2008 Volume 51 Issue 3 Pages 281-291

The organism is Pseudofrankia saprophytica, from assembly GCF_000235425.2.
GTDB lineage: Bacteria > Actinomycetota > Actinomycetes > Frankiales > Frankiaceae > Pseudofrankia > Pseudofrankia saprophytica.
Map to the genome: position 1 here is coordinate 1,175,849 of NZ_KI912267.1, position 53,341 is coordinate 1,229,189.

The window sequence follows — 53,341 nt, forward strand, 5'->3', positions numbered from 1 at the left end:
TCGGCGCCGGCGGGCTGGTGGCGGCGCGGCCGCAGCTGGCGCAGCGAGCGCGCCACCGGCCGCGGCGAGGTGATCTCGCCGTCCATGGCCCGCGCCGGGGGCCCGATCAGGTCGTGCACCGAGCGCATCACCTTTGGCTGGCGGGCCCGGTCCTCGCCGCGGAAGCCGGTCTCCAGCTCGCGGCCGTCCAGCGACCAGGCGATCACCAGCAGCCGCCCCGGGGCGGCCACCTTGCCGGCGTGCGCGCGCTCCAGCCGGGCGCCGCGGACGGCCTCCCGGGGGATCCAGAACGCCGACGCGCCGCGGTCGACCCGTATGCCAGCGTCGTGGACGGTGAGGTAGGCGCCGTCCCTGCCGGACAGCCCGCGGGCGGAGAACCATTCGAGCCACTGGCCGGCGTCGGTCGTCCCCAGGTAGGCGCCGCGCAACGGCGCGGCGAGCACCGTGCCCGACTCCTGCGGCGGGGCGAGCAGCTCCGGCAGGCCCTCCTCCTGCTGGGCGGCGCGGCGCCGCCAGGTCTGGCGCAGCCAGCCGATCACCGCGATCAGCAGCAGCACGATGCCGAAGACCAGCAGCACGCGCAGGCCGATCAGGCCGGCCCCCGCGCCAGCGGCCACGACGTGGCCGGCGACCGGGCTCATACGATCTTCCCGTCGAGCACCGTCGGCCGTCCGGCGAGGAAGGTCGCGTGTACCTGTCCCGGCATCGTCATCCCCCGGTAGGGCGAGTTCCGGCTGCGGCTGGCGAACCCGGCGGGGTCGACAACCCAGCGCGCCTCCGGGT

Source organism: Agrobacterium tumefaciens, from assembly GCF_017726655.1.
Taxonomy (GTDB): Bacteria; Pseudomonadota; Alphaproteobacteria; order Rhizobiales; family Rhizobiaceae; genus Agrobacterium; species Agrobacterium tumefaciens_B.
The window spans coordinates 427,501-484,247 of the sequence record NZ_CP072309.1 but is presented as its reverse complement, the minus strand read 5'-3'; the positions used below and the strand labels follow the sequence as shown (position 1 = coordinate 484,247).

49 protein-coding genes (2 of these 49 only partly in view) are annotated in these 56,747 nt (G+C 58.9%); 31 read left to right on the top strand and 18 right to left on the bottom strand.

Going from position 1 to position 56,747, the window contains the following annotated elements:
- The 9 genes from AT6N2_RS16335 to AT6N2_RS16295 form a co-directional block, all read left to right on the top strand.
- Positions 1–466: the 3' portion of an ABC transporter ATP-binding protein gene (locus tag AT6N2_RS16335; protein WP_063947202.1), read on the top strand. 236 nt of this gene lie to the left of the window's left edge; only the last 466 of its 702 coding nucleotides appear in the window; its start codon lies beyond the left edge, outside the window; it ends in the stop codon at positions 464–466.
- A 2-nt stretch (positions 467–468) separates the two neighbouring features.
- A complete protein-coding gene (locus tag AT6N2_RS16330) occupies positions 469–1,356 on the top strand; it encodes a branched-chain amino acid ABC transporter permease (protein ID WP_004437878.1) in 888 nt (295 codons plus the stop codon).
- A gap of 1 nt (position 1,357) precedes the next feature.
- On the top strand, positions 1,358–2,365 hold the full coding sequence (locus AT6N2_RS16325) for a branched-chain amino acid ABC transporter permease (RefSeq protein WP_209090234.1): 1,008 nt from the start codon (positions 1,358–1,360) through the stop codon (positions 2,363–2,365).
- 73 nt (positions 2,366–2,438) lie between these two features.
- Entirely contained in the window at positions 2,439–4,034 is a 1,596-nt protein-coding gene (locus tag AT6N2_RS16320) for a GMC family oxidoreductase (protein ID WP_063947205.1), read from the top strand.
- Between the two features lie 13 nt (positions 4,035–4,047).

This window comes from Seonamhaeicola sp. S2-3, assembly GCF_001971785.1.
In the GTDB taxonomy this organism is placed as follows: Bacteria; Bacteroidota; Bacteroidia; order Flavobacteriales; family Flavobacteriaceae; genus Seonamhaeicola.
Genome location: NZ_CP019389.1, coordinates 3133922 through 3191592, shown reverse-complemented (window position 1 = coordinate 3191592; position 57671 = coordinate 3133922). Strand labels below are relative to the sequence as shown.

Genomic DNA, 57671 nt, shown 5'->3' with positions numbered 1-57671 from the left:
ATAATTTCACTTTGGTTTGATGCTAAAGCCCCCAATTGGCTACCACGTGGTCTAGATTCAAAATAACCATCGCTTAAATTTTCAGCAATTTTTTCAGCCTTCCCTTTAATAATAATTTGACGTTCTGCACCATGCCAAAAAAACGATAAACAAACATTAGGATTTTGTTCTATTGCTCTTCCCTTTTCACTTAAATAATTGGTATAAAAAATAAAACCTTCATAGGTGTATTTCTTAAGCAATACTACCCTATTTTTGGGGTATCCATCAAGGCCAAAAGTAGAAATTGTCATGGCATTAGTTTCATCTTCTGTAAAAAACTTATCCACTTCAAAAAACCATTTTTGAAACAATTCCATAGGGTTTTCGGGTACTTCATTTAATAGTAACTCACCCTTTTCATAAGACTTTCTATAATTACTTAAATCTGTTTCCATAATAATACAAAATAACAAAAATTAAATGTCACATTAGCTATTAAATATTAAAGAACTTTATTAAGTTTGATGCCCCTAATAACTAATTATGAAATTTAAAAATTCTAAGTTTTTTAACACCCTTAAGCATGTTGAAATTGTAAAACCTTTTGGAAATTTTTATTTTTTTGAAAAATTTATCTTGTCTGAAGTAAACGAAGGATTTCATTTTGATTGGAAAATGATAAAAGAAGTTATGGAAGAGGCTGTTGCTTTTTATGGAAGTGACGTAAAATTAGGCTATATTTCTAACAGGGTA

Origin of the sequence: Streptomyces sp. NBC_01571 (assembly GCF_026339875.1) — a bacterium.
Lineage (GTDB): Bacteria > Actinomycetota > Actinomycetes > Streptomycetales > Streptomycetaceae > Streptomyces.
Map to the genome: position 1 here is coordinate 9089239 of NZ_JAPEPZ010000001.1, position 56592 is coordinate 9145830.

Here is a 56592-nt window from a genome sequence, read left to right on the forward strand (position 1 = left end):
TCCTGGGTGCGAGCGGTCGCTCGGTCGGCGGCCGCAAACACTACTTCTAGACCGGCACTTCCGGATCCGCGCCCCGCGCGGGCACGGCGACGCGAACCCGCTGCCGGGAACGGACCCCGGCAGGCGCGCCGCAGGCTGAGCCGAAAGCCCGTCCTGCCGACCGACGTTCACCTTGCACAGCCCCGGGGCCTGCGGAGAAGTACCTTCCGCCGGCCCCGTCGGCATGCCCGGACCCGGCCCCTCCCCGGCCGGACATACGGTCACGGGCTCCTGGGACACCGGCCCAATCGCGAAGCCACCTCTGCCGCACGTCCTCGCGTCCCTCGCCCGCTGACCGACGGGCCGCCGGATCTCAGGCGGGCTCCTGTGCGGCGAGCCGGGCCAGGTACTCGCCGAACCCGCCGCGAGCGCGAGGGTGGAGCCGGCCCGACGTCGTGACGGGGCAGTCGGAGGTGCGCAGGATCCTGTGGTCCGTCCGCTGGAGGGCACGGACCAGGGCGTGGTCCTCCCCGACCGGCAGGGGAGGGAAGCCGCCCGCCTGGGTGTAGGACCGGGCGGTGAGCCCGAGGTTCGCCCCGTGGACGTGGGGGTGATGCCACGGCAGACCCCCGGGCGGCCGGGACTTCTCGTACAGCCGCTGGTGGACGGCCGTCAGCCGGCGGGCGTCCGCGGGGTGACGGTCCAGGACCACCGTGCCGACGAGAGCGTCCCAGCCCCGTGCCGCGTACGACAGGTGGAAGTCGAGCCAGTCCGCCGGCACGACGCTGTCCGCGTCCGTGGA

Lactoferrin (LF) is an iron-binding protein that is present in milk, and has a number of biological functions, including antimicrobial effects. In the present study, we evaluated the clinical, bacteriological, and biochemical changes that occur as a result of oral administration of bovine lactoferrin (bLF)-containing tablets, which were supplied by Morinaga Milk Industry, in periodontitis patients. After informed consent was obtained, 18 patients with mild chronic periodontitis were randomly selected for oral administration of tablets containing bLF (test group, 8 patients), or placebo tablets (control group, 10 patients). Oral administration of the two tablets was done three times a day for 3 months in a double-blind condition. The following measurements were recorded before and 1 week, 1 month and 3 months after the start of administration : 1) clinical periodontal conditions; 2) number of total bacteria, Porphyromonas gingivalis, and Prevotella intermedia in the subgingival plaque and saliva, as assessed by a quantitative polymerase chain reaction; 3) levels of human LF (hLF) and bLF in the gingival crevicular fluid (GCF) and saliva, as determined by a sandwich enzyme-linked immunsorbent assay; and 4) levels of endotoxin in GCF and saliva, as determined by a Limulus test. Differences in clinical, bacteriological, and biochemical changes between the two groups were assessed by the Mann-Whitney U test. No adverse effects were observed throughout the study period. In the test group, a significant reduction was seen in changes in the number of total bacteria (after 1 month), P. gingivalis (after 1 and 3 months), and P. intermedia (after 1 week) in the subgingival plaque, as compared to the control group. We also found a significant difference in GCF and saliva levels of bLF, but not in clinical measurements, saliva levels of bacteria, nor GCF and saliva levels of hLF and endotoxin between the two groups. Furthermore, a trend toward a reduction in GCF levels of hLF was observed in test group. This is the first report showing the antibacterial effects of orally administered bLF on subgingival flora in periodontitis patients, which might be partly supported by the relatively sufficient GCF levels of bLF. These results suggest that the antibacterial and food-component properties of oral bLF may contribute to the promotion of periodontal health.